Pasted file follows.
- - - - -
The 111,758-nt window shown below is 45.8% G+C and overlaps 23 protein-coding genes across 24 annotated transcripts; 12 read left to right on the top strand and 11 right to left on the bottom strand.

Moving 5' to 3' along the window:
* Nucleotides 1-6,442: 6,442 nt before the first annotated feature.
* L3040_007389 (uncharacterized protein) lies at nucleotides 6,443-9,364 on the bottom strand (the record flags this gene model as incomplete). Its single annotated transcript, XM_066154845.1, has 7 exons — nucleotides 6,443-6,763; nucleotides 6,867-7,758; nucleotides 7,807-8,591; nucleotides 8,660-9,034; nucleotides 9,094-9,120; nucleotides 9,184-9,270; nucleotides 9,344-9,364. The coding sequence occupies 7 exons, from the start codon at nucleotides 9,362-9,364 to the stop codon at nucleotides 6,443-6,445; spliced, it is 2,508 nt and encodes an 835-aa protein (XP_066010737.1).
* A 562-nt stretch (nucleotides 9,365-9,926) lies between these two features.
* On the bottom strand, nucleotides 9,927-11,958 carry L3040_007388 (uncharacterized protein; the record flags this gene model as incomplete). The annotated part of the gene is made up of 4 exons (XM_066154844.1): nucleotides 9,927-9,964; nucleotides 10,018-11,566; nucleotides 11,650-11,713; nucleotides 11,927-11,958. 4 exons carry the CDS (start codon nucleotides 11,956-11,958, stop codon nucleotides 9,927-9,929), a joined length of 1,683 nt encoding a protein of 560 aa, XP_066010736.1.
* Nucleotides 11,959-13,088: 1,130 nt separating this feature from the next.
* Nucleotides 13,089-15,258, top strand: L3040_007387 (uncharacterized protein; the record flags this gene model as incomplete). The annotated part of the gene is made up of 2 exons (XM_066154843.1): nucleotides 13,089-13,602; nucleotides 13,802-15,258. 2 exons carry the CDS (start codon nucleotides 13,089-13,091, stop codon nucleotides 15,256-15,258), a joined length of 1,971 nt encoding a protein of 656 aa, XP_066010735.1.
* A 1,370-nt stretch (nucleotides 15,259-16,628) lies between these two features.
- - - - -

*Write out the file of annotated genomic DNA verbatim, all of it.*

The 111,758-nt window shown below is 45.8% G+C and overlaps 23 protein-coding genes across 24 annotated transcripts; 12 read left to right on the top strand and 11 right to left on the bottom strand.

Moving 5' to 3' along the window:
* Nucleotides 1-6,442: 6,442 nt before the first annotated feature.
* L3040_007389 (uncharacterized protein) lies at nucleotides 6,443-9,364 on the bottom strand (the record flags this gene model as incomplete). Its single annotated transcript, XM_066154845.1, has 7 exons — nucleotides 6,443-6,763; nucleotides 6,867-7,758; nucleotides 7,807-8,591; nucleotides 8,660-9,034; nucleotides 9,094-9,120; nucleotides 9,184-9,270; nucleotides 9,344-9,364. The coding sequence occupies 7 exons, from the start codon at nucleotides 9,362-9,364 to the stop codon at nucleotides 6,443-6,445; spliced, it is 2,508 nt and encodes an 835-aa protein (XP_066010737.1).
* A 562-nt stretch (nucleotides 9,365-9,926) lies between these two features.
* On the bottom strand, nucleotides 9,927-11,958 carry L3040_007388 (uncharacterized protein; the record flags this gene model as incomplete). The annotated part of the gene is made up of 4 exons (XM_066154844.1): nucleotides 9,927-9,964; nucleotides 10,018-11,566; nucleotides 11,650-11,713; nucleotides 11,927-11,958. 4 exons carry the CDS (start codon nucleotides 11,956-11,958, stop codon nucleotides 9,927-9,929), a joined length of 1,683 nt encoding a protein of 560 aa, XP_066010736.1.
* Nucleotides 11,959-13,088: 1,130 nt separating this feature from the next.
* Nucleotides 13,089-15,258, top strand: L3040_007387 (uncharacterized protein; the record flags this gene model as incomplete). The annotated part of the gene is made up of 2 exons (XM_066154843.1): nucleotides 13,089-13,602; nucleotides 13,802-15,258. 2 exons carry the CDS (start codon nucleotides 13,089-13,091, stop codon nucleotides 15,256-15,258), a joined length of 1,971 nt encoding a protein of 656 aa, XP_066010735.1.
* A 1,370-nt stretch (nucleotides 15,259-16,628) lies between these two features.